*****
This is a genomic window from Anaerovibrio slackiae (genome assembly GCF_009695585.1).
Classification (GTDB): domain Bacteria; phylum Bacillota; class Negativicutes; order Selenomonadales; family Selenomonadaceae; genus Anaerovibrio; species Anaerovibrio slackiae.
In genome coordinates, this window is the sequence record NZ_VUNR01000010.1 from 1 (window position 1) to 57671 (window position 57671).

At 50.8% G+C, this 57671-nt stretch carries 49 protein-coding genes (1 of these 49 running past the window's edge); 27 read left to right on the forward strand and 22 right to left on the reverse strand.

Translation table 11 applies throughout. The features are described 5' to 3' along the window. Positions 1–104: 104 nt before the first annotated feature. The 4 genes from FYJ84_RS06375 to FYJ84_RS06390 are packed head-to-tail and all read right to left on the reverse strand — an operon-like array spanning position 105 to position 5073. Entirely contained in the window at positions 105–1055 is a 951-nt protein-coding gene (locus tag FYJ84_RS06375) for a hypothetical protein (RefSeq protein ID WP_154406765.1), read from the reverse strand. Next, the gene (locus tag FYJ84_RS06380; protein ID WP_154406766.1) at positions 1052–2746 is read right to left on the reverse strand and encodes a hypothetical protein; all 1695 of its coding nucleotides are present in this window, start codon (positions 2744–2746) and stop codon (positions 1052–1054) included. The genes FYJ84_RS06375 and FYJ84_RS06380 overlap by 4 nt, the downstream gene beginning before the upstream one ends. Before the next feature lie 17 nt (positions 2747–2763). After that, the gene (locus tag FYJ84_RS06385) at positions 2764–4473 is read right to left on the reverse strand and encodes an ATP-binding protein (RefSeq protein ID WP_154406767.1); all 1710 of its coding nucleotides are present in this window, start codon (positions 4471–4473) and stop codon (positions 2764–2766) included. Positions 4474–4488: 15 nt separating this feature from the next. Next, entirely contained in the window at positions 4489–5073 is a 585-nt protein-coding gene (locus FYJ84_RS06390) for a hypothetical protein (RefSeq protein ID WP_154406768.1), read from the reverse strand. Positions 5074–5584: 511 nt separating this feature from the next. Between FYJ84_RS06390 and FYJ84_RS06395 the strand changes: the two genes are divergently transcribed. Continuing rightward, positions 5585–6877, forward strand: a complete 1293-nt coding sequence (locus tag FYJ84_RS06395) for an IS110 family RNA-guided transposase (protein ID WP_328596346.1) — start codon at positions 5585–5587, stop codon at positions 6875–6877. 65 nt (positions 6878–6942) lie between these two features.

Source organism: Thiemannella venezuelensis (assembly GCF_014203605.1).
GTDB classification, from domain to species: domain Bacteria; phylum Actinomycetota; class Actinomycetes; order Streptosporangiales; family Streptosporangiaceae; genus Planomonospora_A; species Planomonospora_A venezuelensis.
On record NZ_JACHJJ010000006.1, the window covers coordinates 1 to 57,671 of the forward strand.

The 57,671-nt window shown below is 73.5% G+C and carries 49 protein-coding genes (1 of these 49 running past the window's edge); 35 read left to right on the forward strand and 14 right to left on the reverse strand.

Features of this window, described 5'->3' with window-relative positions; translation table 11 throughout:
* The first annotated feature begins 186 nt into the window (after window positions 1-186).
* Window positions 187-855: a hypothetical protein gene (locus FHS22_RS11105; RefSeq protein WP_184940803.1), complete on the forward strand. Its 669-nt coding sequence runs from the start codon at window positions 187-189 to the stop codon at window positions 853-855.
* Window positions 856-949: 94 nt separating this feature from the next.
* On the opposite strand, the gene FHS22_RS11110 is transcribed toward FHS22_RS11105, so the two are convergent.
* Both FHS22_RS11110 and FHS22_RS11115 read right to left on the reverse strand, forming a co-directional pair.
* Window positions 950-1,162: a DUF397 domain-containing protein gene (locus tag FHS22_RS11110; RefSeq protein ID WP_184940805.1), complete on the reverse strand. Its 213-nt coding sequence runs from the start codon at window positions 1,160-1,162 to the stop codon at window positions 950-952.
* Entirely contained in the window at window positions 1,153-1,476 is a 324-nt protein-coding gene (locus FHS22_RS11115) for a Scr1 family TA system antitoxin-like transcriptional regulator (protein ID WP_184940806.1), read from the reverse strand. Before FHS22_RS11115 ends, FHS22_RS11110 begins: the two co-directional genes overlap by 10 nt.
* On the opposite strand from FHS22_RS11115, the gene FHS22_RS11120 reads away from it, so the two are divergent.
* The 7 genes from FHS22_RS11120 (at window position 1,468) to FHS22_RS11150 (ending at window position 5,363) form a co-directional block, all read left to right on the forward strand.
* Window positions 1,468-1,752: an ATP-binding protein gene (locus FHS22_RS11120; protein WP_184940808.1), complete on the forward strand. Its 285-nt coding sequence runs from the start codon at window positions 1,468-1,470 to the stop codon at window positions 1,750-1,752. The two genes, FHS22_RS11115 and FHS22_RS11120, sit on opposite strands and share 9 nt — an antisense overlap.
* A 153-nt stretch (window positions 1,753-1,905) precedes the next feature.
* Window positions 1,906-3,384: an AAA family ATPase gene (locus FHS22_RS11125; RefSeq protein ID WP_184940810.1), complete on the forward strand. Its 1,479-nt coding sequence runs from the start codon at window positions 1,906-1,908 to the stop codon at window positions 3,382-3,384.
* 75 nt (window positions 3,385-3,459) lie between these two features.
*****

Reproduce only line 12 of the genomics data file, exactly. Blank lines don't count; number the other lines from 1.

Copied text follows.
* Window positions 187-855: a hypothetical protein gene (locus FHS22_RS11105; RefSeq protein WP_184940803.1), complete on the forward strand. Its 669-nt coding sequence runs from the start codon at window positions 187-189 to the stop codon at window positions 853-855.